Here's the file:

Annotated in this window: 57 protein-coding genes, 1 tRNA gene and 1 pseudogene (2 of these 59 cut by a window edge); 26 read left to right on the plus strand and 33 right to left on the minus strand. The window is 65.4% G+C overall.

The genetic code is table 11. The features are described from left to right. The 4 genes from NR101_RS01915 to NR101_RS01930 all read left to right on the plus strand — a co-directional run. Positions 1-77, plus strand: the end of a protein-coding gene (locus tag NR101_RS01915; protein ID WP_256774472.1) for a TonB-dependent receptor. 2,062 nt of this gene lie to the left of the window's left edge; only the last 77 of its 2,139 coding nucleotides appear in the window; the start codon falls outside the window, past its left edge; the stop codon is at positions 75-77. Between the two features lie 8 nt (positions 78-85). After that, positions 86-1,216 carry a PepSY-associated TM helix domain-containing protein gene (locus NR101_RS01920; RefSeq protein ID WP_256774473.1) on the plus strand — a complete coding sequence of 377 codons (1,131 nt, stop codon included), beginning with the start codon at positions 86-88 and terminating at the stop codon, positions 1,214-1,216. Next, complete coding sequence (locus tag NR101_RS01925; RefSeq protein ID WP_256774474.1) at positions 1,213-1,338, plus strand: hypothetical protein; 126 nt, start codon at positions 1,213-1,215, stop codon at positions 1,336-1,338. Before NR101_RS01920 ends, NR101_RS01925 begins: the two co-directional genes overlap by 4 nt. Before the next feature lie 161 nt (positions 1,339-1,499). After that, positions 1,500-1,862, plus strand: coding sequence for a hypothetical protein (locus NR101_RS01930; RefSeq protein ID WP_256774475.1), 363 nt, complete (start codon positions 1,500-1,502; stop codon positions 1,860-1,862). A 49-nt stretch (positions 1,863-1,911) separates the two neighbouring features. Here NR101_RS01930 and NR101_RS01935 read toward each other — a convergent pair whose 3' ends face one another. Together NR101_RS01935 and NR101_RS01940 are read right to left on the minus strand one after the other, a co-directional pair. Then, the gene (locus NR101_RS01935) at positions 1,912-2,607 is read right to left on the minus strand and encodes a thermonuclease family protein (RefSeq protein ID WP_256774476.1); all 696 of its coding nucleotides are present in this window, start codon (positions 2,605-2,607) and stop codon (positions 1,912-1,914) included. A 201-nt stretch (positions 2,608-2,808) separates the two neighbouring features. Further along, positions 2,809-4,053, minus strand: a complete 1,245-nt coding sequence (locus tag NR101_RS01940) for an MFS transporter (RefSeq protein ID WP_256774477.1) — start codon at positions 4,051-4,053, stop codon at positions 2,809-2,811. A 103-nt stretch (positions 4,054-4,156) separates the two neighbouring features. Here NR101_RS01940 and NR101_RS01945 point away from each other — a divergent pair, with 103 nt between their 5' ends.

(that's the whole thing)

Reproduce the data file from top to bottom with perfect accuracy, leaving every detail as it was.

Annotated in this window: 57 protein-coding genes, 1 tRNA gene and 1 pseudogene (2 of these 59 cut by a window edge); 26 read left to right on the plus strand and 33 right to left on the minus strand. The window is 65.4% G+C overall.

The genetic code is table 11. The features are described from left to right. The 4 genes from NR101_RS01915 to NR101_RS01930 all read left to right on the plus strand — a co-directional run. Positions 1-77, plus strand: the end of a protein-coding gene (locus tag NR101_RS01915; protein ID WP_256774472.1) for a TonB-dependent receptor. 2,062 nt of this gene lie to the left of the window's left edge; only the last 77 of its 2,139 coding nucleotides appear in the window; the start codon falls outside the window, past its left edge; the stop codon is at positions 75-77. Between the two features lie 8 nt (positions 78-85). After that, positions 86-1,216 carry a PepSY-associated TM helix domain-containing protein gene (locus NR101_RS01920; RefSeq protein ID WP_256774473.1) on the plus strand — a complete coding sequence of 377 codons (1,131 nt, stop codon included), beginning with the start codon at positions 86-88 and terminating at the stop codon, positions 1,214-1,216. Next, complete coding sequence (locus tag NR101_RS01925; RefSeq protein ID WP_256774474.1) at positions 1,213-1,338, plus strand: hypothetical protein; 126 nt, start codon at positions 1,213-1,215, stop codon at positions 1,336-1,338. Before NR101_RS01920 ends, NR101_RS01925 begins: the two co-directional genes overlap by 4 nt. Before the next feature lie 161 nt (positions 1,339-1,499). After that, positions 1,500-1,862, plus strand: coding sequence for a hypothetical protein (locus NR101_RS01930; RefSeq protein ID WP_256774475.1), 363 nt, complete (start codon positions 1,500-1,502; stop codon positions 1,860-1,862). A 49-nt stretch (positions 1,863-1,911) separates the two neighbouring features. Here NR101_RS01930 and NR101_RS01935 read toward each other — a convergent pair whose 3' ends face one another. Together NR101_RS01935 and NR101_RS01940 are read right to left on the minus strand one after the other, a co-directional pair. Then, the gene (locus NR101_RS01935) at positions 1,912-2,607 is read right to left on the minus strand and encodes a thermonuclease family protein (RefSeq protein ID WP_256774476.1); all 696 of its coding nucleotides are present in this window, start codon (positions 2,605-2,607) and stop codon (positions 1,912-1,914) included. A 201-nt stretch (positions 2,608-2,808) separates the two neighbouring features. Further along, positions 2,809-4,053, minus strand: a complete 1,245-nt coding sequence (locus tag NR101_RS01940) for an MFS transporter (RefSeq protein ID WP_256774477.1) — start codon at positions 4,051-4,053, stop codon at positions 2,809-2,811. A 103-nt stretch (positions 4,054-4,156) separates the two neighbouring features. Here NR101_RS01940 and NR101_RS01945 point away from each other — a divergent pair, with 103 nt between their 5' ends.